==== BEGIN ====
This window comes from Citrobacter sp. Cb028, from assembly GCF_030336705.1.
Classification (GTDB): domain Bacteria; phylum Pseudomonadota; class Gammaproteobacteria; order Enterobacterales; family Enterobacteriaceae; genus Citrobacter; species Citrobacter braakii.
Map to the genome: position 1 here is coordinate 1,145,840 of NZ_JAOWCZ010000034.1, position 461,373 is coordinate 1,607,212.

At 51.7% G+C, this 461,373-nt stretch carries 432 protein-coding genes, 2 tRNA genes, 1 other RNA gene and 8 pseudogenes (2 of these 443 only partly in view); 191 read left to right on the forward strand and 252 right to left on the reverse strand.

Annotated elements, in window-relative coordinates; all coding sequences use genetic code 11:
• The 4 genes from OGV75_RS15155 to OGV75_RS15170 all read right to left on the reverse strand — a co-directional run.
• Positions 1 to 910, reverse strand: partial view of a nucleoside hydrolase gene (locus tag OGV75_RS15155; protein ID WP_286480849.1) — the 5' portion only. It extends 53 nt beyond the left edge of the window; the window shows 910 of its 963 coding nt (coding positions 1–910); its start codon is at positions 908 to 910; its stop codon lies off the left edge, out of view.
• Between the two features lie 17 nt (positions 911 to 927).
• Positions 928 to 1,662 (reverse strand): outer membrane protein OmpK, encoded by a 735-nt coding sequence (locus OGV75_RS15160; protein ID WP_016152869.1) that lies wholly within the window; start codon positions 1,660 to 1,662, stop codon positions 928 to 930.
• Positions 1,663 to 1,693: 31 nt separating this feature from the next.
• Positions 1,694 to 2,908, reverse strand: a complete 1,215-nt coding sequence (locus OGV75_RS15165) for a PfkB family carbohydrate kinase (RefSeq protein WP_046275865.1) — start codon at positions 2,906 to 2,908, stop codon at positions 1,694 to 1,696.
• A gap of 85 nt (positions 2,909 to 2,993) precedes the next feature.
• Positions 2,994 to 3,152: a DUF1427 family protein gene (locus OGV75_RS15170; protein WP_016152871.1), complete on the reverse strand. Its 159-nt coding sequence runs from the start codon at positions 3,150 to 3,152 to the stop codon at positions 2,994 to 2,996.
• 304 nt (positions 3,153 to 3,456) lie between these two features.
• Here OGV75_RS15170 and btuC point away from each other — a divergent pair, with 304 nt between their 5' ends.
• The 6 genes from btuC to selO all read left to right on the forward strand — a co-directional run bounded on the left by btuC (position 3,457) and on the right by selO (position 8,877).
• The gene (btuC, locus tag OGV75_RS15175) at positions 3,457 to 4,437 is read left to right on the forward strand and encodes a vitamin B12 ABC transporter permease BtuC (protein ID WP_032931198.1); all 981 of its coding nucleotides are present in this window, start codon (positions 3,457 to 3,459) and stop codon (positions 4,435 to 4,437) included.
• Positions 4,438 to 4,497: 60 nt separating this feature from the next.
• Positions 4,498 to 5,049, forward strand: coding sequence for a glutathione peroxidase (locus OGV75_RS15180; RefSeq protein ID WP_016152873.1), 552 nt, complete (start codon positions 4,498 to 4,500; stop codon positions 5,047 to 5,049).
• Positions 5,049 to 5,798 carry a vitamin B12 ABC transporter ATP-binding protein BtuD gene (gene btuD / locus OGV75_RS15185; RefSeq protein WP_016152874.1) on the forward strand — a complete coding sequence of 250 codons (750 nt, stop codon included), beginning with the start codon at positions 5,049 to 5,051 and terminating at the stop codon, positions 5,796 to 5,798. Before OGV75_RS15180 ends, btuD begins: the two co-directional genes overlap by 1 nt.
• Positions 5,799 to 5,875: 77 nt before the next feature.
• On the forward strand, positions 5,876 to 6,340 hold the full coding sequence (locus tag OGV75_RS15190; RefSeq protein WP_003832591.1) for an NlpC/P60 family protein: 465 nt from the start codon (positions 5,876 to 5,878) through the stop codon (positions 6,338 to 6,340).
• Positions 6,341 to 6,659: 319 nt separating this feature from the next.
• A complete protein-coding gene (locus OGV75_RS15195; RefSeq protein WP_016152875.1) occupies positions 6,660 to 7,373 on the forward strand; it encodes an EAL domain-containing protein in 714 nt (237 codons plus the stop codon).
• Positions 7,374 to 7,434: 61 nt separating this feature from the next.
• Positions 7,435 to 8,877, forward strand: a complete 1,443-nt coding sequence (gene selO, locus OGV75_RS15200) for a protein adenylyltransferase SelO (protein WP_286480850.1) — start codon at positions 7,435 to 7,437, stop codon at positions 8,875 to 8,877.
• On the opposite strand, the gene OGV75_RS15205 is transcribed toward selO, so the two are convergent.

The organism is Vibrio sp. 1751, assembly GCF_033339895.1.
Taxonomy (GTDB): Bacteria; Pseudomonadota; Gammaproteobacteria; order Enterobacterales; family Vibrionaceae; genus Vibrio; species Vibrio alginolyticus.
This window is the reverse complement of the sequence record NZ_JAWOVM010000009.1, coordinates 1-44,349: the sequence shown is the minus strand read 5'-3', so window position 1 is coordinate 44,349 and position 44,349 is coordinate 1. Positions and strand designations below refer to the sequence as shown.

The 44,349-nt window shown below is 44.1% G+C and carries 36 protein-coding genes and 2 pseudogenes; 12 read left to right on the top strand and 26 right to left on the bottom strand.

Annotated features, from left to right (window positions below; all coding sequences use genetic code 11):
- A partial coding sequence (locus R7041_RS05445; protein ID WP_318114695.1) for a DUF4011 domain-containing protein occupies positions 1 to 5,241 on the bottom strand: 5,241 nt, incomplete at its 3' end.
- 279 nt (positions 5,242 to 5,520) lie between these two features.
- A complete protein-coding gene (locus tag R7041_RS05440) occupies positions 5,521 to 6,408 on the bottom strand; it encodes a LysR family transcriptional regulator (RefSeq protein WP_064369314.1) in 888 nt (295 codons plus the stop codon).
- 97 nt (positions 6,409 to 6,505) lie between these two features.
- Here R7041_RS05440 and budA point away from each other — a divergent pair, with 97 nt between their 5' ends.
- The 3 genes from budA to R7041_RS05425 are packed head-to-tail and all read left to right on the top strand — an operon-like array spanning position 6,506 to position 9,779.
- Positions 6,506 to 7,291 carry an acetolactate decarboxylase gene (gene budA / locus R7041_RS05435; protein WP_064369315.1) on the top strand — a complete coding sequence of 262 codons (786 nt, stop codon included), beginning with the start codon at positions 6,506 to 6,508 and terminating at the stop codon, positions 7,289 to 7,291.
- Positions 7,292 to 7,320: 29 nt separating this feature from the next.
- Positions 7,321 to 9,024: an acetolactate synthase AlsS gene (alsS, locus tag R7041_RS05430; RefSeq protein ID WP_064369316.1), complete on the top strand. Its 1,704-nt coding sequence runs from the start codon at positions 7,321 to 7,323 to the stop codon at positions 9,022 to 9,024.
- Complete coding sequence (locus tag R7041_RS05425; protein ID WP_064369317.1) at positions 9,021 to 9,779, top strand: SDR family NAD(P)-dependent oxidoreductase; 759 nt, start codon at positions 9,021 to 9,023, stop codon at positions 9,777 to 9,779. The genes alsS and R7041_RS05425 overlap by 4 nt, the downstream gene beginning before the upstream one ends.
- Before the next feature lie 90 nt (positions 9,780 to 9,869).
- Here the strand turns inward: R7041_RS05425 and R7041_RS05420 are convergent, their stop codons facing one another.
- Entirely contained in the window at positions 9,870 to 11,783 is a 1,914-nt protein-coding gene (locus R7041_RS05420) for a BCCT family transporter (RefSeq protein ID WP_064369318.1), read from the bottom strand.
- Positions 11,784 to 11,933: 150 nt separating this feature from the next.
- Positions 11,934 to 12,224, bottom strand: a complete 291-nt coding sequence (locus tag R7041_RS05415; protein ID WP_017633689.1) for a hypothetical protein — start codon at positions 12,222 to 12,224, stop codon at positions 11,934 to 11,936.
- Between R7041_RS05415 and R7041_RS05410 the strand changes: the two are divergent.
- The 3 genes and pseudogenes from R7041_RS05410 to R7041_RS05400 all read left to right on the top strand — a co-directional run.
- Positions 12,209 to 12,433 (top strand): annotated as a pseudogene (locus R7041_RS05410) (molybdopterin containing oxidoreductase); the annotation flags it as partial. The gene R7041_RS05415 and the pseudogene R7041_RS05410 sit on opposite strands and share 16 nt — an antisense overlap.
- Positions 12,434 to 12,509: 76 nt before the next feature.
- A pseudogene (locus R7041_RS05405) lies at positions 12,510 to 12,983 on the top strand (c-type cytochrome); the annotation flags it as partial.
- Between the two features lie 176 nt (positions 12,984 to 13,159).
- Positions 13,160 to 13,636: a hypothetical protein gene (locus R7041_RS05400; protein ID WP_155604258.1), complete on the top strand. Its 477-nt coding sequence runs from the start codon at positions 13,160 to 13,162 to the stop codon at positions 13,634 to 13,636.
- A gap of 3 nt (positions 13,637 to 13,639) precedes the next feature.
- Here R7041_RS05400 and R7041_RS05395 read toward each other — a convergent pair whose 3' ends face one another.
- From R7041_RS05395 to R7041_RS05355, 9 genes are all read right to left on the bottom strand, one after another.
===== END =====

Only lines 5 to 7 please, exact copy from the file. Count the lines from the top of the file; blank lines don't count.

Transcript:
Annotated elements, in window-relative coordinates; all coding sequences use genetic code 11:
• The 4 genes from OGV75_RS15155 to OGV75_RS15170 all read right to left on the reverse strand — a co-directional run.
• Positions 1 to 910, reverse strand: partial view of a nucleoside hydrolase gene (locus tag OGV75_RS15155; protein ID WP_286480849.1) — the 5' portion only. It extends 53 nt beyond the left edge of the window; the window shows 910 of its 963 coding nt (coding positions 1–910); its start codon is at positions 908 to 910; its stop codon lies off the left edge, out of view.